PAWTUCKET - Nine artists representing nearly a century and a half of music will be inducted into the Rhode Island Music Hall of Fame this year, but just hearing the name of one group will trigger musical memories for the Baby Boom generation.
The Cowsills, the singing family from Little Rhody that made it into the really big time, are among those to be honored at the second annual Hall of Fame Ceremony and Concert on Sunday, April 28.
The best news for longtime fans - and new ones discovering the band's music today on Internet sites like iTunes and YouTube - is that the Cowsills will perform.
Bob, Susan, Paul and John Cowsill, all of whom have carried on since their chart-topping days in the late 1960s, will do a 45-minute set during the concert portion of the induction ceremonies.
"We know what people want to hear from us," Bob Cowsill said agreeably during a telephone interview last week from California, where he has lived since 1970.
How could they NOT play bona fide hits like "The Rain, The Park and Other Things," "Indian Lake" or maybe even the title song from "Hair"? But these four musicians also have new music from their solo and group careers, and in their current concerts - they do several throughout the year - they also play "special songs from our era," Cowsill said.
Among them: "The Boxer" and "Monday, Monday," which Cowsill says audiences welcome enthusiastically.
"We're really grateful to go into the Hall of Fame," he added. "When your home state calls, that's better than any other state calling. When they told us what this was about, well, that is really neat."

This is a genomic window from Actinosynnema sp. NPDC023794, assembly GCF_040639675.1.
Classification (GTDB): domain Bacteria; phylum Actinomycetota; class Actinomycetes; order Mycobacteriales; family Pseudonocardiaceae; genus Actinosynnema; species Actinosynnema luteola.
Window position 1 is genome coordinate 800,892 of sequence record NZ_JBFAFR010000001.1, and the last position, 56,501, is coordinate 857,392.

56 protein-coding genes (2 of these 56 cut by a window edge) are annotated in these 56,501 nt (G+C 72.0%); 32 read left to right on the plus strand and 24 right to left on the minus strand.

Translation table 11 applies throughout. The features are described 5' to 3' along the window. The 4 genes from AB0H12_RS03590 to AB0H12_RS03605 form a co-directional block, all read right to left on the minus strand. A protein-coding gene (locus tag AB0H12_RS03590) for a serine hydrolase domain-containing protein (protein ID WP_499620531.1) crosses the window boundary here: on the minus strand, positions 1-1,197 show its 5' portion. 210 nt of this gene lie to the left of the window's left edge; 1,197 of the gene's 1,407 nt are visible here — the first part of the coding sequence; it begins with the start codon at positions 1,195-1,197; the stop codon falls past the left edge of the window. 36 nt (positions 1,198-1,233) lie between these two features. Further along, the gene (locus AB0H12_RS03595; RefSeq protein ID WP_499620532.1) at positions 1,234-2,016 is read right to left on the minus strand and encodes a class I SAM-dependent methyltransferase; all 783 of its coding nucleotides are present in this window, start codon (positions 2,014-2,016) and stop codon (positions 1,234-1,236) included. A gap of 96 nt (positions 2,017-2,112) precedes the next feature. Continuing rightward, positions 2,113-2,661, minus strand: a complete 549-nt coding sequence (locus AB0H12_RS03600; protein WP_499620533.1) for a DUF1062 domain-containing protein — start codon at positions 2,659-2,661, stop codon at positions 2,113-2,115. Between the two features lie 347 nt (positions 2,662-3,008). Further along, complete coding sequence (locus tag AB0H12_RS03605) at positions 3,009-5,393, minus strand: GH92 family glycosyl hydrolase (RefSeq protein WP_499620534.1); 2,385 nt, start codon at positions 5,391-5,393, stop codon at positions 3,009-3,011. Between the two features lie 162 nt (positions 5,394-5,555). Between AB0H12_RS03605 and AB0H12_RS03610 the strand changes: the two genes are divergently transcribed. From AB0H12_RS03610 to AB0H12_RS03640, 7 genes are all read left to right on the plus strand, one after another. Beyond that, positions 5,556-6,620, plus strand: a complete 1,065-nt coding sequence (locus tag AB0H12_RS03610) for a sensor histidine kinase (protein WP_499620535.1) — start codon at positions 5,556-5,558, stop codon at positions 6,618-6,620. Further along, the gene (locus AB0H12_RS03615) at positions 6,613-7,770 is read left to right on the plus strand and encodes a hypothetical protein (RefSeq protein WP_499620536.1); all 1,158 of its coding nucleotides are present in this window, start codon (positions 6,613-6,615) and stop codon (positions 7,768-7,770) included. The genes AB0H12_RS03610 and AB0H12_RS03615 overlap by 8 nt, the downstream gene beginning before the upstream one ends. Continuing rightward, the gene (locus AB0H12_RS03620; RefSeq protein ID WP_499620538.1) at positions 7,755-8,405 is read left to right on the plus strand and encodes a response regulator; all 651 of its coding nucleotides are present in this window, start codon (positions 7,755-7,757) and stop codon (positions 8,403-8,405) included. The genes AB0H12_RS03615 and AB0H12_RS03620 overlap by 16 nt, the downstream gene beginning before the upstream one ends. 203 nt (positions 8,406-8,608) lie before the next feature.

The story of the Cowsills, who grew up in Newport, has enough drama, musically and personally, for a movie. In fact, a documentary written by Cowsill and Louise Palanker called "Family Band: The Cowsills Story" is airing almost daily on Showtime until May 26. The film debuted at the 2010 Rhode Island International Film Festival.
Bob and his older brother, Bill, began playing guitar when they were 7 and 8 years old and began taking it "seriously" when they were 11 and 12 - and just waiting for their younger siblings to "grow up enough to be in the band," Bob Cowsill said.
"We loved it. It was what we wanted to do, and we were good," he added.
They performed throughout Rhode Island and New England all through 1965 and '66 until, in a Hollywood kind of story, a representative of the "Today" show heard them and invited the young musicians to appear on national television. Shortly after that they were signed by Mercury Records.
"I was in 10th grade; Bill was in 11th," Cowsill said.
He remembered that agent Artie Kornfeld was a bit dismayed at being assigned to "the Cowsill boys - a 16-, 15-, 10- and 8-year-old."